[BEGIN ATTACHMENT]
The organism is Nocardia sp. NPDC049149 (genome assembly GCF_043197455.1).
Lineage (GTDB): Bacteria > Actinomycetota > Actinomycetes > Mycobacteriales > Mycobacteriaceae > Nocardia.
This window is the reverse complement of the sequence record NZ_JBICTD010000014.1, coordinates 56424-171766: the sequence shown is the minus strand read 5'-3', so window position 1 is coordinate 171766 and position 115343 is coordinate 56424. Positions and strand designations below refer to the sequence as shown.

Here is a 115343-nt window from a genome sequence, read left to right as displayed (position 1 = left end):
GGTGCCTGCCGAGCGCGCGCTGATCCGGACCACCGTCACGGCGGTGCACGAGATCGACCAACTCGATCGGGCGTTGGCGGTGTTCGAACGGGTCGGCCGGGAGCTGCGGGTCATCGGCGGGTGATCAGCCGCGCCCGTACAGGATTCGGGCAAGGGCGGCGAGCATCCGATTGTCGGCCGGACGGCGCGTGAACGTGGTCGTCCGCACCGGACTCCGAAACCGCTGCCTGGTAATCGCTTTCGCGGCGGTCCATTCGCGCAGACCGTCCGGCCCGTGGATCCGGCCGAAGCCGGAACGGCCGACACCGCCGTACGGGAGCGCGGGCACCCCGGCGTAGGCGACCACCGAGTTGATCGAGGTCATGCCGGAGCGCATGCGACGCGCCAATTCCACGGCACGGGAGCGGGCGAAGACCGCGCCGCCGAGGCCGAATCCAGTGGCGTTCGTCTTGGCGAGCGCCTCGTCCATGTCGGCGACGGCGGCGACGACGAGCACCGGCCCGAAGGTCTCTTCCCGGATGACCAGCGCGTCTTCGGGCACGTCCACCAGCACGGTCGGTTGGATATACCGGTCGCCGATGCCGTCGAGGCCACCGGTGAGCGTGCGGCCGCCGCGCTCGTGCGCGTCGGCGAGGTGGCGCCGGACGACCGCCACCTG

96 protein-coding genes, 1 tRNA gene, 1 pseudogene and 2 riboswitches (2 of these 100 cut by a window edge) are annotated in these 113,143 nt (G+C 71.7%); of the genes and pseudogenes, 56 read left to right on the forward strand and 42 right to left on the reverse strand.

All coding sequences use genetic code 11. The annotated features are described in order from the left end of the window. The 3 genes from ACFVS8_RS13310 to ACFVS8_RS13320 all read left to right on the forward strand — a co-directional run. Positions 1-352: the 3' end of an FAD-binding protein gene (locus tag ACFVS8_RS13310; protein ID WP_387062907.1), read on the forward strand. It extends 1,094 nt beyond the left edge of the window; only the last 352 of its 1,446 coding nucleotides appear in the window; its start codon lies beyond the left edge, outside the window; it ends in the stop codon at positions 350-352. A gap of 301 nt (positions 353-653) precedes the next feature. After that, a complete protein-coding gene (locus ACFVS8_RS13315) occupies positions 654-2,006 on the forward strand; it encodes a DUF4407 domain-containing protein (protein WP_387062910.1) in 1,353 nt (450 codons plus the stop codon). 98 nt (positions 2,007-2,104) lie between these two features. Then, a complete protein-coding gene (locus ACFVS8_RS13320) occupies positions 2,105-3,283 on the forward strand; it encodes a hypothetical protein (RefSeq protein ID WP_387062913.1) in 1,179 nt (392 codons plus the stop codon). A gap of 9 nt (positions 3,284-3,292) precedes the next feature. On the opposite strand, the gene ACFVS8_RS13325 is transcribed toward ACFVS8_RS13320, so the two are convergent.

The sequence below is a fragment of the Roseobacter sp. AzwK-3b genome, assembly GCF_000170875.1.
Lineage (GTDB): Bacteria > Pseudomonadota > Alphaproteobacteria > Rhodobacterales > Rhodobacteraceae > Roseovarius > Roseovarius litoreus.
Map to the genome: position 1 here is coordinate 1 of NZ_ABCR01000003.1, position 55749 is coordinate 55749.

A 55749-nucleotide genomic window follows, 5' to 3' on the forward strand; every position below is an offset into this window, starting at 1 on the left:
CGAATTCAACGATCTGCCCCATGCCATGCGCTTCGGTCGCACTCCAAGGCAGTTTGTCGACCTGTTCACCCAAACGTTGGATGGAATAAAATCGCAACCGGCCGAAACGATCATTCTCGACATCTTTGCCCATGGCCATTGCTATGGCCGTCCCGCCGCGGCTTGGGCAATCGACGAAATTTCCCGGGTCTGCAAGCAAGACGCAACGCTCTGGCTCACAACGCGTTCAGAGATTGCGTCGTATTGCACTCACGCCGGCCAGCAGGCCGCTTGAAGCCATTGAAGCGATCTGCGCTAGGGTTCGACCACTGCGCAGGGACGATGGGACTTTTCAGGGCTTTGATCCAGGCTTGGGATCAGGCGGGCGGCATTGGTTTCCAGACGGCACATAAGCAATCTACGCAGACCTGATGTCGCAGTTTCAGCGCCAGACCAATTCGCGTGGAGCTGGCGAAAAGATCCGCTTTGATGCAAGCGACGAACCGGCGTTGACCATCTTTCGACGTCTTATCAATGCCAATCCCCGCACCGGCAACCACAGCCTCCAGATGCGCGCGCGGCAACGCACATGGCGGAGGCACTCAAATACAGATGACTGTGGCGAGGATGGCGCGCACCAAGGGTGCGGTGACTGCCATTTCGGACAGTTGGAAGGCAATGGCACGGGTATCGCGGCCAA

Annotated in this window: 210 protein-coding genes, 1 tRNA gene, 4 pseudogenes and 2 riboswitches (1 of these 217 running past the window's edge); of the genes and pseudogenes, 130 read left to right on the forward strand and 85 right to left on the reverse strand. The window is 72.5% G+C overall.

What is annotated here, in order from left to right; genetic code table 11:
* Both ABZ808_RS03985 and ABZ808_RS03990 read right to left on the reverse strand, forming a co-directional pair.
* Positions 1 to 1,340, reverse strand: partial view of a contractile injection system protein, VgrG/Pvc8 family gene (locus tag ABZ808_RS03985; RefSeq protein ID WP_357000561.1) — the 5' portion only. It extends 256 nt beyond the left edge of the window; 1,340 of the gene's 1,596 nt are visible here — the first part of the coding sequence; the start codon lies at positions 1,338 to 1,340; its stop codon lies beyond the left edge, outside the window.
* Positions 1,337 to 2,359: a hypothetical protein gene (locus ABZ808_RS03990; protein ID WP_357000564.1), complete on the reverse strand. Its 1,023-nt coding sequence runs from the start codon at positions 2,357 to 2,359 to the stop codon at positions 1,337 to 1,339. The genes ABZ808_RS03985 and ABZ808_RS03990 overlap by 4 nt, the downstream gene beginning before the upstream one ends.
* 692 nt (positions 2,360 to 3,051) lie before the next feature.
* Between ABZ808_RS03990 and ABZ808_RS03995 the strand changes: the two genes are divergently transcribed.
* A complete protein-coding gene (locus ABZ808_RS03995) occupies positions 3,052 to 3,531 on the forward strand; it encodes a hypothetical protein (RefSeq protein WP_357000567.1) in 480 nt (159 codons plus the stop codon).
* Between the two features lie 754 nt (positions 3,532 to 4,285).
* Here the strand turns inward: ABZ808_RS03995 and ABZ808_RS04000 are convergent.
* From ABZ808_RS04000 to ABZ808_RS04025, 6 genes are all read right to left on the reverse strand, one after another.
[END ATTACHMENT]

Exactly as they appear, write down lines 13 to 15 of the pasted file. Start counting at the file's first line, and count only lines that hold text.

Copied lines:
Annotated in this window: 210 protein-coding genes, 1 tRNA gene, 4 pseudogenes and 2 riboswitches (1 of these 217 running past the window's edge); of the genes and pseudogenes, 130 read left to right on the forward strand and 85 right to left on the reverse strand. The window is 72.5% G+C overall.

What is annotated here, in order from left to right; genetic code table 11:
* Both ABZ808_RS03985 and ABZ808_RS03990 read right to left on the reverse strand, forming a co-directional pair.